PM writes in The Economist that Ukraine situation is similar to 1938

The prime minister pointed out that in February 2007, almost 70 years after "the infamous Munich conference, Vladimir Putin openly announced his desire to dismantle the post-cold war order in Europe." www.economist.com

Poland's prime minister, Mateusz Morawiecki, has said there are “striking" similarities between Russia's invasion of Ukraine and the 1938 Munich agreement, which sacrificed Czechoslovakia to appease Hitler and paved the way for German aggression the following year.

Morawiecki drew the historical parallel in an article he wrote for the British magazine the The Economist.

"The war in Ukraine makes us realise that, though history is a good teacher, it has some poor students," Morawiecki wrote.

"Several Western European politicians have forgotten the lesson offered by the Munich agreement of 1938. The analogies with the present situation are striking. The policy of appeasement, spearheaded by Britain’s prime minister at the time, Neville Chamberlain, was followed by the outbreak of the Second World War within a year," the article continued.

The prime minister pointed out that in February 2007, almost 70 years after "the infamous Munich conference, Vladimir Putin openly announced his desire to dismantle the post-cold war order in Europe.

"The following year, he attacked Georgia. Six years after that, he occupied Crimea and set Donbas in eastern Ukraine ablaze," Morawiecki continued. "And, another eight years on, he began the bloodiest stage of his plan so far. The demons of history have returned. We are witnessing genocide again."

He asserted that the mechanisms of totalitarianism remain the same as seven decades ago, and that the mechanisms of appeasement also remain unchanged. Russia would continue its cruelty, he continued, and, if not halted, there could be repeats of the events at Bucha, Irpin and Mariupol.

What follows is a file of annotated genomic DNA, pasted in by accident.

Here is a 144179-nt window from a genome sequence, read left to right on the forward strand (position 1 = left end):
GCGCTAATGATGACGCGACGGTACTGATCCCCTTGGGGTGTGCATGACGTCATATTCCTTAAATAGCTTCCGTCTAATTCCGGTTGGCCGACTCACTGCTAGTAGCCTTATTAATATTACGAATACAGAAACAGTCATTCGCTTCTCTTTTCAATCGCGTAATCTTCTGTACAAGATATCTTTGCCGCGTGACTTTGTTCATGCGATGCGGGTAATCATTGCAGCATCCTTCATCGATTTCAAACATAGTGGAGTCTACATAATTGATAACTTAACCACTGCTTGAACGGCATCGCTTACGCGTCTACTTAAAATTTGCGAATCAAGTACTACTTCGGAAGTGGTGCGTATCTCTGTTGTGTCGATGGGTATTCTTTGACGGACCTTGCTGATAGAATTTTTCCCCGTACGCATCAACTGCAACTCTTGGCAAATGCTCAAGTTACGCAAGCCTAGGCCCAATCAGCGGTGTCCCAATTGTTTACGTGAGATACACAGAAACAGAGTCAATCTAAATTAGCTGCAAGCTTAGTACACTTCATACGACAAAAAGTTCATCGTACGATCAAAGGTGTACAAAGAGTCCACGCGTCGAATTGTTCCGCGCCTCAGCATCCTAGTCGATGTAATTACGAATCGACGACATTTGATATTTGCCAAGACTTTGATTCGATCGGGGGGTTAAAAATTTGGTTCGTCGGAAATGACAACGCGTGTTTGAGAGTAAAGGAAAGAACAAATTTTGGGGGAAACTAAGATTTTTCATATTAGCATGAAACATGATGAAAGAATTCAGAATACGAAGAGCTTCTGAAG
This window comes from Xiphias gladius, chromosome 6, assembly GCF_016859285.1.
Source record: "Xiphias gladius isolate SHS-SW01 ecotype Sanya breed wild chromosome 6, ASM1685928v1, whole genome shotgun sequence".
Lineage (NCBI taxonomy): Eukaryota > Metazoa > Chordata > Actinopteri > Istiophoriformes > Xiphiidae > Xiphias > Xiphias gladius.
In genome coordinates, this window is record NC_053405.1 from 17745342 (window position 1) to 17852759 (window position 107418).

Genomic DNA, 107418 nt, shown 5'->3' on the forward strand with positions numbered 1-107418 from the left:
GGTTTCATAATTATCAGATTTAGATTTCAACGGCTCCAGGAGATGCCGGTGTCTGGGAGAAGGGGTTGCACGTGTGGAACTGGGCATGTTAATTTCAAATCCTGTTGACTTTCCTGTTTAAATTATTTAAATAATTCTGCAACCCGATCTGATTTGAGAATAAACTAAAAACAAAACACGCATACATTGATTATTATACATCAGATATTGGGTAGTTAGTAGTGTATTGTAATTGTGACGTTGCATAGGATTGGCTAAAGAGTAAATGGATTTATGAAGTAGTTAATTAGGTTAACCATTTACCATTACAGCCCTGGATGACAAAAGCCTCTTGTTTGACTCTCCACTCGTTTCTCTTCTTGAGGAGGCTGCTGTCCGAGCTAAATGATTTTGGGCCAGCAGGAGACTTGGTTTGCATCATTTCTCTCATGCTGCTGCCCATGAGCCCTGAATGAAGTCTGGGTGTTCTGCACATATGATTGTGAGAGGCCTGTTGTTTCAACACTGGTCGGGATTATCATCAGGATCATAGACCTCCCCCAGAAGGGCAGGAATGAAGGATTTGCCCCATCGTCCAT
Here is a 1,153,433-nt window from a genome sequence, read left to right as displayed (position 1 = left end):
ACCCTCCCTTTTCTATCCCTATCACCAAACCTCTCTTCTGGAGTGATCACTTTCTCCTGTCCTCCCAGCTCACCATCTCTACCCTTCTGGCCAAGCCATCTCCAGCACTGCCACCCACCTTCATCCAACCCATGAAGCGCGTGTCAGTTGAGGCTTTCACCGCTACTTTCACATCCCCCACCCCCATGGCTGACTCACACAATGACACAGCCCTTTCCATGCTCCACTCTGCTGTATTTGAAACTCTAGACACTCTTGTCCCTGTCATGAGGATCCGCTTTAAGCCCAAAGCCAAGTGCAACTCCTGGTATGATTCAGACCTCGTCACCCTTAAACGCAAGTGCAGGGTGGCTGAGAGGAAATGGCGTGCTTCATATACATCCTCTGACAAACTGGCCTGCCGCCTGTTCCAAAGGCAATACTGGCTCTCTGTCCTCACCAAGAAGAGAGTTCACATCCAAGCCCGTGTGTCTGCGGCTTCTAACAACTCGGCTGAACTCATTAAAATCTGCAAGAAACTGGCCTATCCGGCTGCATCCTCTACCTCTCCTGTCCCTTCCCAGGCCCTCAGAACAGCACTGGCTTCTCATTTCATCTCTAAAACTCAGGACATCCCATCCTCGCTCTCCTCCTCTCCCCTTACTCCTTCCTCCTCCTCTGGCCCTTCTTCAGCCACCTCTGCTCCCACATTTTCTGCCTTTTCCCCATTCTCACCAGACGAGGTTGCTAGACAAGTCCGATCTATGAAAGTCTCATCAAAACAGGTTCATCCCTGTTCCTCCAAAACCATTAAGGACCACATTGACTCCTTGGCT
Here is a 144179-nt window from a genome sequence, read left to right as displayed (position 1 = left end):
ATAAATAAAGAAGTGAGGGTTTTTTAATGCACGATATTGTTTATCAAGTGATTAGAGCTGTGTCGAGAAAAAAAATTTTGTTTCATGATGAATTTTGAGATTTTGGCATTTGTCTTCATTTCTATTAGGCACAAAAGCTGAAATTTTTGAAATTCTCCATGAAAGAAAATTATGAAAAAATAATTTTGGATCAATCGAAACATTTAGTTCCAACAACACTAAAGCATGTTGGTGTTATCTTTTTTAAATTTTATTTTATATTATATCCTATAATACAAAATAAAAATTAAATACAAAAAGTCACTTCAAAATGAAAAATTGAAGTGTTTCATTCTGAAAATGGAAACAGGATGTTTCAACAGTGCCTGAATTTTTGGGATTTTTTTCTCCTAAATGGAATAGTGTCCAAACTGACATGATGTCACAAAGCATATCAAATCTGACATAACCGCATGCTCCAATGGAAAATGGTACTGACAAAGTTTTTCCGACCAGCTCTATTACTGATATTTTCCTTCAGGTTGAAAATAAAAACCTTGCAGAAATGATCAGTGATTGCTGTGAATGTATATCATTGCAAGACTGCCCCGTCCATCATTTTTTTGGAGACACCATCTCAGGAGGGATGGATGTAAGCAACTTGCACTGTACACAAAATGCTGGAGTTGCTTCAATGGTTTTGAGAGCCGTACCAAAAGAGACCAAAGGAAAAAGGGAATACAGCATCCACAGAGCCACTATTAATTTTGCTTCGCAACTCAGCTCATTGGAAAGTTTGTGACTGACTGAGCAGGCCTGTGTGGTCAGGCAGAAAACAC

Morawiecki wrote that for over a decade, Poland had warned against a policy of concession towards Russia and the resurgent imperial aspirations of its president, Vladimir Putin, but that those warnings had gone unheeded or had even been met with contempt.

He argued that Europe should do more to aid Ukraine both economically and militarily and proposed the confiscation of all Russian assets and currency reserves overseas with the resultant income being made available for Ukrainian aid.

He went on to say that Poland wanted to provide more arms to Ukraine, with Nato's approval, and that the whole of Europe should unite to work out a post-war recovery plan for Ukraine.

The Polish prime minister also reiterated that he had consistently and tirelessly appealed for maximum economic sanctions against Moscow.

Only the most stringent sanctions and the provision of arms to Ukraine will be able to halt the Russian armed forces and defend democracy and Ukrainian freedom, Morawiecki argued, conceding that that would cost Europe's citizens as energy prices would probably increase, but that that was a small price to pay. The faster the West acts, the sooner the war would come to an end, he wrote.